One of the main reasons for the rejection of the Gadgil committee report was the government’s confusion between the definition of ecologically sensitive zones and ecologically fragile areas, according to Vijayan.

Kerala has a 15-year-old law called the Ecologically Fragile Lands Act, which says people can be evicted from protected areas, such as wildlife sanctuaries and national parks. The government thought that the ecologically sensitive zones were essentially the same, “which was not the case”, said Vijayan.

“We clearly divided the entire Ghats into three zones based on their ecology and needs of protection,” said VIjayan. “It never meant that humans were to be evicted from sensitive areas.”

Extreme rainfall events cannot be stopped, but the impact of floods can be reduced if forests and natural landscapes are used as shields, he said.

When winds from the west slam against the Western Ghats, clouds form and rain falls. In general, stronger winds lead to more intense rain, D. Shivanand Pai, head of the climatic prediction group at the India Meteorological Department, Pune, told IndiaSpend.

In the monsoon of 2018, the “pressure gradient” — which determines pressure changes and, in turn, rainfall — between land and the Arabian sea was “very strong”, said Pai, causing heavy rain. “A low pressure developed in the Bay of Bengal and moving inland contributed to the heavy rain by making the winds stronger.”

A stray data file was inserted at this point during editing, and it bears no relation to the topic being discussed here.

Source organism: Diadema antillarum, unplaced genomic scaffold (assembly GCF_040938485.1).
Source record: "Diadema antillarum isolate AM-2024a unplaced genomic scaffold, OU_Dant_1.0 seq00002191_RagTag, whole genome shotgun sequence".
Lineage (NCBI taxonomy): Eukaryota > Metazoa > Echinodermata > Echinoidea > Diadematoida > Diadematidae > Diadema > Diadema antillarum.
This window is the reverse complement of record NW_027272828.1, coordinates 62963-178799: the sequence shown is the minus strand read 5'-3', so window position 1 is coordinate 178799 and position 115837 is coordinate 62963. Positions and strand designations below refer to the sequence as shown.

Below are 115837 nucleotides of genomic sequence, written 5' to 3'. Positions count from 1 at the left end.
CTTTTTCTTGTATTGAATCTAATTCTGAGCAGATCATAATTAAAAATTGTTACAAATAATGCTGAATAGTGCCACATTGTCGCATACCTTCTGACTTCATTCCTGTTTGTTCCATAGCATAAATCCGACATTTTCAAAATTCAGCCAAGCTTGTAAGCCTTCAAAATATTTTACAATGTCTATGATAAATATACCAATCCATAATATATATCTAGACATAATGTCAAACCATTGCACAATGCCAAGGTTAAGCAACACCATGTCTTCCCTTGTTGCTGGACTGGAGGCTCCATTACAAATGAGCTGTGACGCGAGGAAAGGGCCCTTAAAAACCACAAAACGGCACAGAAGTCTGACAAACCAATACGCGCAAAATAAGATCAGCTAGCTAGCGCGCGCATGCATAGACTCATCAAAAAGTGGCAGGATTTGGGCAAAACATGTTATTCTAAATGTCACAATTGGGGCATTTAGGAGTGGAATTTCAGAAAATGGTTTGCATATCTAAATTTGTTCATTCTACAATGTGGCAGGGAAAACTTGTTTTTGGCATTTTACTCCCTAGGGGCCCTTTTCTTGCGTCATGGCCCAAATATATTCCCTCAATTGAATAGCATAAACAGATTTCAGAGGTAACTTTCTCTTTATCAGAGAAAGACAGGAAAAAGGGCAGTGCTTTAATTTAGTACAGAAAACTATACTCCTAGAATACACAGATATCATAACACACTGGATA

What Kerala witnessed was an event of high intensity rainfall over a short span of time. The intensity of such heavy rainfall events have been rising across India. Over 110 years to 2010, heavy rainfall events in India show an increasing trend of six per cent per decade, said a November 2017 study co-authored by Pai, who said high-intensity rainfall results from rising temperatures caused by climate change.

India could see a six-fold increase in population exposed to the risk of severe floods by 2040 — to 25 million people from 3.7 million facing this risk between 1971 and 2004 — according to a 2018 study published in Science Advances, a peer-reviewed journal.